Advice please re education

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singingyamada
singingyamada's picture
Advice please re education

Hello and thanks once again for your help.  I am a bird carer for Wires , however I was wanting to know is there anywhere in NSW that has bird work shops  on specific birds. I find our general vets and please dont be insulted if you are a vet, are not quite confident with wild birds and I have a ton of questions to ask. Wires bless them dont offer too indepth courses and they cant as they have so much to cover.

For example I am noticing with gaping chicks only, that I get them , they are fine, then after 24/36hours they develop what I call the death smell.  Its very rank and smells like a decaying corpse. and its comes from inside through their skin.

As soon as I get a whiff I know the bird will die within 24hours and its a slow death.  Today I took my first one to be Euthenaised as I couldnt see how proloning the enevitable will be any good for the chick. I have lost a baby magpie, 2 noisy minahs, a satin bower bird like this.  I am an retired nurse so I have a good grasp of human medicine which interestingly has a lot of basic similiarities to fauna. Some have had puncture marks but they are healed and the vet I deal with assures me it wouldnt be a cat as they would be dead within hours.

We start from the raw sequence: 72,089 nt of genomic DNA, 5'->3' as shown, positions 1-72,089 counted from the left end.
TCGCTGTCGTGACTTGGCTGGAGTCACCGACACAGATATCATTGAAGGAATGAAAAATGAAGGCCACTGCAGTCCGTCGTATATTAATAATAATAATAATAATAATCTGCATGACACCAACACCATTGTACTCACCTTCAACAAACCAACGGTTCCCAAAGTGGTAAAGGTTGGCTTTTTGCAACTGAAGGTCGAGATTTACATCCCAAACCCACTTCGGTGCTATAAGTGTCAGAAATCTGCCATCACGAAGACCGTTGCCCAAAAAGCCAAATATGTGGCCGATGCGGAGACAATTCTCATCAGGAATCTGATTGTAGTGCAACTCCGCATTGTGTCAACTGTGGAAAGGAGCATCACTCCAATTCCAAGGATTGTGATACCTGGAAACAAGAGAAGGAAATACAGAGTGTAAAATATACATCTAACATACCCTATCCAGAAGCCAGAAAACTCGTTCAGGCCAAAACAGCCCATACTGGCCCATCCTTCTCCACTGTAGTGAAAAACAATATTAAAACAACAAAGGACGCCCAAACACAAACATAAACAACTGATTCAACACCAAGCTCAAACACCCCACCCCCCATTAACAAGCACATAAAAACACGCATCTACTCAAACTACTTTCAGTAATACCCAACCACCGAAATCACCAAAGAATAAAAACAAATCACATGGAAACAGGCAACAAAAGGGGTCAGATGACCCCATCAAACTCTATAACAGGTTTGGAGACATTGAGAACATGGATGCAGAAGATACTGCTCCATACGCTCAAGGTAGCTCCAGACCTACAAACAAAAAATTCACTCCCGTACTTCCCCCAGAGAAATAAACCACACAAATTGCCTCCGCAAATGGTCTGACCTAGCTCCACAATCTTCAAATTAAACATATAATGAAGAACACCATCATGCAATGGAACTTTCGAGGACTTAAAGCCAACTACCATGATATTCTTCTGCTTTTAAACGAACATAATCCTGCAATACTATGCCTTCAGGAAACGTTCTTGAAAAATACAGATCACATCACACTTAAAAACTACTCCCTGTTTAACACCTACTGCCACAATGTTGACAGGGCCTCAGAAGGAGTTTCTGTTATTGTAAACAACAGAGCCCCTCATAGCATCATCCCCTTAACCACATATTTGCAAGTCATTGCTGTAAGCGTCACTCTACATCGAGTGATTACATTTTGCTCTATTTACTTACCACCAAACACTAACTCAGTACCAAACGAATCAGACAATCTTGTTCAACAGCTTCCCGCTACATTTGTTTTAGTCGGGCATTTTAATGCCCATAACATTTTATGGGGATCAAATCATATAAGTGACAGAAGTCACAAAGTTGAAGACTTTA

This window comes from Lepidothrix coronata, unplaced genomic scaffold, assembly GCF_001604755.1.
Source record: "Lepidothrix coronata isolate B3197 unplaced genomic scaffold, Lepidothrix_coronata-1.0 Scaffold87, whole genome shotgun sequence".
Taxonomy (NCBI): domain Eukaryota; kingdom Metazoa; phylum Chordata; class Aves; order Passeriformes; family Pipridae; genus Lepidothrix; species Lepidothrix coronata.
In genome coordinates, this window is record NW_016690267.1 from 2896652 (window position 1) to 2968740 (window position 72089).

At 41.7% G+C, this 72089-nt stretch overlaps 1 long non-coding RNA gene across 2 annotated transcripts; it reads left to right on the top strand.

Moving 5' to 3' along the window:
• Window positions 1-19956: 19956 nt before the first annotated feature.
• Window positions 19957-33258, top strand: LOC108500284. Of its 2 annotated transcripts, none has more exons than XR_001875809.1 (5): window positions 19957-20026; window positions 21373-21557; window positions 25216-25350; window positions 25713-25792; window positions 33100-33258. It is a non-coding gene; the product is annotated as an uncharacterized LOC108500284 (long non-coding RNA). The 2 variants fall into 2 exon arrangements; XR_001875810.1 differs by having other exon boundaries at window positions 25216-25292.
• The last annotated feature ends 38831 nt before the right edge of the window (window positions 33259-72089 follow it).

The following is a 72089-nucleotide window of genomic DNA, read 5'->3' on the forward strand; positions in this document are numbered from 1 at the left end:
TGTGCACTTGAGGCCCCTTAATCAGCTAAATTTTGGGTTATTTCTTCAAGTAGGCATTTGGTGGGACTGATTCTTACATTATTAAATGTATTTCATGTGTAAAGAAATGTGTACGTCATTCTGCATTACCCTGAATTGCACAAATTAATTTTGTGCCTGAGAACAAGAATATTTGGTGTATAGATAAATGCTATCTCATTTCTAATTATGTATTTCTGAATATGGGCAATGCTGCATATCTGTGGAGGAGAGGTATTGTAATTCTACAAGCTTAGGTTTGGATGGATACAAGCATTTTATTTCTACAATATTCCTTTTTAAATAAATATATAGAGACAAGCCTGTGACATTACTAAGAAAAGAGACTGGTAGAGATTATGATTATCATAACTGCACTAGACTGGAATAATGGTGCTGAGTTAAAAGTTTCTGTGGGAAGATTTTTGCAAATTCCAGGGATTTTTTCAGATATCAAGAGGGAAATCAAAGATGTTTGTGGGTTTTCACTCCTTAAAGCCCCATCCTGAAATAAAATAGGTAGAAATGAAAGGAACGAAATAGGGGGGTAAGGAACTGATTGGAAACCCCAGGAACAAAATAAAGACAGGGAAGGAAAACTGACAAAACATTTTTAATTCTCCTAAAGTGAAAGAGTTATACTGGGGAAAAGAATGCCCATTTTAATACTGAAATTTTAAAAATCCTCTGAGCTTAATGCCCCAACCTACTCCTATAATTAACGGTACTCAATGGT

Any suggestions on a workshops and b medical workshops or contacts with a mentor who can answer all my questions would be great.

Qyn
Qyn's picture

Google Dr Anne Fowler, she does some fantastic workshops around the country (meaning Australia) for different wildlife groups (I have done one on Bird rehab but she also does one on baby birds and also sells the notes for the workshops). If you contact her she may even have an idea of someone else in your area - I know she was moving to South Australia but will still be doing some W/S in Victoria - I don't remember where you are located.